Today saw celebrations of the life and talent of Teddington-born Noël Coward (born 16th December 1899).
Coward’s talent shone brightly from an early age as he became know for his many abilities throughout a busy life that included the roles of playwright, composer, award-winning actor, singer and also for his wit and flamboyance. His dandy attitude towards life matched his reputation as a fashion icon and he has been named by many as the benchmark of British style and substance – perhaps even inventing the very notion of the ‘celebrity’ and leaving him with the honourable nickname ‘The Master’.
After attending dance school, he made his stage debut at an early age and throughout his teenage years honed his talent and love for the stage with the legendary Sir Charles Hawtrey. Through this connection he was also introduced to the high society which provided the backdrop to most of his plays that were to follow.
The drug and sexuality infused content of the first of these, The Vortex lauded him with praise and commercial reward, turning him into an overnight success in Britain and the US. This is amongst several Coward plays that are still shown to this day – Will Young took to the stage recently to play the role of Nicky Lancaster.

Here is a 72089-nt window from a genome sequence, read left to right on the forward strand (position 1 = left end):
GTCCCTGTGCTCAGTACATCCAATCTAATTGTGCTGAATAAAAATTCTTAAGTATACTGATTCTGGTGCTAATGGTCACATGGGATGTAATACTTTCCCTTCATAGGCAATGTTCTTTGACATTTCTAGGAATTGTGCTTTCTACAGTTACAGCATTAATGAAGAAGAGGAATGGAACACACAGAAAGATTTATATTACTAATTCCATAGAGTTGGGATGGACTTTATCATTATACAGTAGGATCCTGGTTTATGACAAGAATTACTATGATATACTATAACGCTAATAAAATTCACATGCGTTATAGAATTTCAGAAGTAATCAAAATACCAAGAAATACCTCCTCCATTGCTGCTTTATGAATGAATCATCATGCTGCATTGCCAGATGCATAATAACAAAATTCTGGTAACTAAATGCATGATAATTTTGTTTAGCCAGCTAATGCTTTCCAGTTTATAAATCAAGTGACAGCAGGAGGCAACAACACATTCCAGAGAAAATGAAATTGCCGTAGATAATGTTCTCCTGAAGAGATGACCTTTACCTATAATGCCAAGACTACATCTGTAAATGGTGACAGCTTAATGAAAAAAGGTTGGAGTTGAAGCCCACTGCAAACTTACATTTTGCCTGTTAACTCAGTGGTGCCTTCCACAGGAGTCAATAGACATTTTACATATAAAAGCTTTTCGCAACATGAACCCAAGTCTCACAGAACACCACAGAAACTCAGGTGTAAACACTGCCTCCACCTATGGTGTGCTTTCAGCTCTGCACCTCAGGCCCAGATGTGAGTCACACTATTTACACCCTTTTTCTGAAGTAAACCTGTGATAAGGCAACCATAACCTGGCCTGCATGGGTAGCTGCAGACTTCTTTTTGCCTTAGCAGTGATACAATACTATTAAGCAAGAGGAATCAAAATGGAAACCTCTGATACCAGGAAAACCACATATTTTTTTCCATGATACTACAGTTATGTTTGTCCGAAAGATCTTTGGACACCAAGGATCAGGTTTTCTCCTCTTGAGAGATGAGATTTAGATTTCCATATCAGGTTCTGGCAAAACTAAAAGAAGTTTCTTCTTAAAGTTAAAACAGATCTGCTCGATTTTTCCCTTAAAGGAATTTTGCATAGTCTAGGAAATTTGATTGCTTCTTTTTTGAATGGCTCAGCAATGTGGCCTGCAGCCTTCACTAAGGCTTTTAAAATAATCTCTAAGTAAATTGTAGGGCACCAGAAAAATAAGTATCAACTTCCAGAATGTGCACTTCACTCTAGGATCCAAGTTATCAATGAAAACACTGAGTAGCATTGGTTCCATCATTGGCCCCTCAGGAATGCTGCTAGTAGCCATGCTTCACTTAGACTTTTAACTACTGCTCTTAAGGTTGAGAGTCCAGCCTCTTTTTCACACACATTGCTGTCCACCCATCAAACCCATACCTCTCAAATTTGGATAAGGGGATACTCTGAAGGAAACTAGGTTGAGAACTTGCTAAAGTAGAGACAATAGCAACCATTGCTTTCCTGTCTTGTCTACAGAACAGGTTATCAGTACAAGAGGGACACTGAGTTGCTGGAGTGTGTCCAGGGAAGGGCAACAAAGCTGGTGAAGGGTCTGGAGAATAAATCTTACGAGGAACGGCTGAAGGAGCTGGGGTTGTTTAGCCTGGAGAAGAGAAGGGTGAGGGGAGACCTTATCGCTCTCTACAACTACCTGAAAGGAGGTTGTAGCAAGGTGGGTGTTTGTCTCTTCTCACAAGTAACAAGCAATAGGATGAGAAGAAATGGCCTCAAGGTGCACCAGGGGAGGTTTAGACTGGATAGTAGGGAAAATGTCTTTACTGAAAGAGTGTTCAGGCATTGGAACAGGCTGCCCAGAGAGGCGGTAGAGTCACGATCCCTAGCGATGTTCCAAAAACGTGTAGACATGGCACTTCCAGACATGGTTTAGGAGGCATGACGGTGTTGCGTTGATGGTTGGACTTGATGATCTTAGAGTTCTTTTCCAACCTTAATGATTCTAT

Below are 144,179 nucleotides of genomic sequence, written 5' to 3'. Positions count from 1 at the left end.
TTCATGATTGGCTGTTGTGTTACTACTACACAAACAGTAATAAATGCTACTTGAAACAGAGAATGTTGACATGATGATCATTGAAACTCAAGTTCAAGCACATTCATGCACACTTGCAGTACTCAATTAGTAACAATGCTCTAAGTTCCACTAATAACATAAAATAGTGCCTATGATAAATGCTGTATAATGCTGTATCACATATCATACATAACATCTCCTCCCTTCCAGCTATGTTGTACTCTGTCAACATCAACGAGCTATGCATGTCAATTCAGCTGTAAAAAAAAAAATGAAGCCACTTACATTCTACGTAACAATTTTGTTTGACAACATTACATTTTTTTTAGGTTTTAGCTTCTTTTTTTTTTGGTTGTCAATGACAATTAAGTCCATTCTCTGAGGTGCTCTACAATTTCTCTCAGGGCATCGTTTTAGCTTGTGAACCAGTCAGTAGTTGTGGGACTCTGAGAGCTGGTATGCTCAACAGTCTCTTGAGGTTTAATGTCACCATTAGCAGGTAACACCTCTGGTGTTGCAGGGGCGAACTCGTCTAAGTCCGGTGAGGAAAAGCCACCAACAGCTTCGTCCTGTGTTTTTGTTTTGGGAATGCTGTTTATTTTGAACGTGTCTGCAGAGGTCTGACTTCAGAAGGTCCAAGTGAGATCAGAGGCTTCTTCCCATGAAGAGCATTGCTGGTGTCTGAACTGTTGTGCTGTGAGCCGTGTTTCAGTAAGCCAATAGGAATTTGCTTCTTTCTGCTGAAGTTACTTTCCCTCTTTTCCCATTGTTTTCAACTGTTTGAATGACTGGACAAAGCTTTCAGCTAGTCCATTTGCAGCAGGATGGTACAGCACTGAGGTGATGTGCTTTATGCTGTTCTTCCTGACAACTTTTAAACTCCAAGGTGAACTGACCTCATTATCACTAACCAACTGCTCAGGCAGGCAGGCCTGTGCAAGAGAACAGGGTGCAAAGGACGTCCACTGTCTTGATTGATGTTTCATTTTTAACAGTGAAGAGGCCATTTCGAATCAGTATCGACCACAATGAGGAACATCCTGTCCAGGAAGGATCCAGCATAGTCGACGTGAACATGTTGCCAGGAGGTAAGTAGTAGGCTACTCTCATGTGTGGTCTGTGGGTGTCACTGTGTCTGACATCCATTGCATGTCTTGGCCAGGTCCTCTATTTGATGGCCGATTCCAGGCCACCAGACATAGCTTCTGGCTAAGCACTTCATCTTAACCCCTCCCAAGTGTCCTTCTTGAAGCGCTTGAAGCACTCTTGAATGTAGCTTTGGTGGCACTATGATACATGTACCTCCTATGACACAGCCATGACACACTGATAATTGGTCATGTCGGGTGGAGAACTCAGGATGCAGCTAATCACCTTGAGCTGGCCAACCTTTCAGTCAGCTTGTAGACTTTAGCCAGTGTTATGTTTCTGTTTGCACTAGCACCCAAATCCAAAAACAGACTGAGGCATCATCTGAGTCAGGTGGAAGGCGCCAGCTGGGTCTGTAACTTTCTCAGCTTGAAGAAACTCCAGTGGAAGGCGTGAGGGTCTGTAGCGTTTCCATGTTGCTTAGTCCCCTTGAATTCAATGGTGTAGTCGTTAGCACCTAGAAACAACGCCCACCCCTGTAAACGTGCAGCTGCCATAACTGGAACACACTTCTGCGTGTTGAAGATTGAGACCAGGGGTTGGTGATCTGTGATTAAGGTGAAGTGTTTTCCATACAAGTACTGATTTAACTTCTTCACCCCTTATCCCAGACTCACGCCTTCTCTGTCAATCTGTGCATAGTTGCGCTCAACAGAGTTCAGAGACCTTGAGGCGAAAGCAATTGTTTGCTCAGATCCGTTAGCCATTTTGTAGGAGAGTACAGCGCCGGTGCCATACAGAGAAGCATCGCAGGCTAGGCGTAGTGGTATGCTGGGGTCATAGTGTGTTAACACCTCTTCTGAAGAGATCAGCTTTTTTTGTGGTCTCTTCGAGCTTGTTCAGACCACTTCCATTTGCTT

Photo: Peter Denton
With the outbreak of World War II he proved that his dedication was not limited to the arts – not content with conquering the world of theatre, turning his hand to operettas and delighting society crowds wherever he went, he also worked with MI5 and also created inspirational films to rally the troops and folks back home.
After working in the British propaganda office in Paris and spying in various countries in Europe, he was tasked to use his celebrity to influence the American public and political opinion in favour of helping Britain’s war efforts – a job which he was proud to do but brought him frustration because he couldn’t reveal the true nature of his task to the public. He was a whisker away from receiving a knighthood for his efforts but Winston Churchill personally blocked this – with Coward’s ‘flamboyant lifestyle’ in mind.
Today he is immortalised in an attractive bust which greets guests as they enter Teddington Library, Waldegrave Road – the road in which he was also born and with a blue plaque visible at number 131.
One of his famous quotes: “Never mind, dear, we’re all made the same, though some more than others.”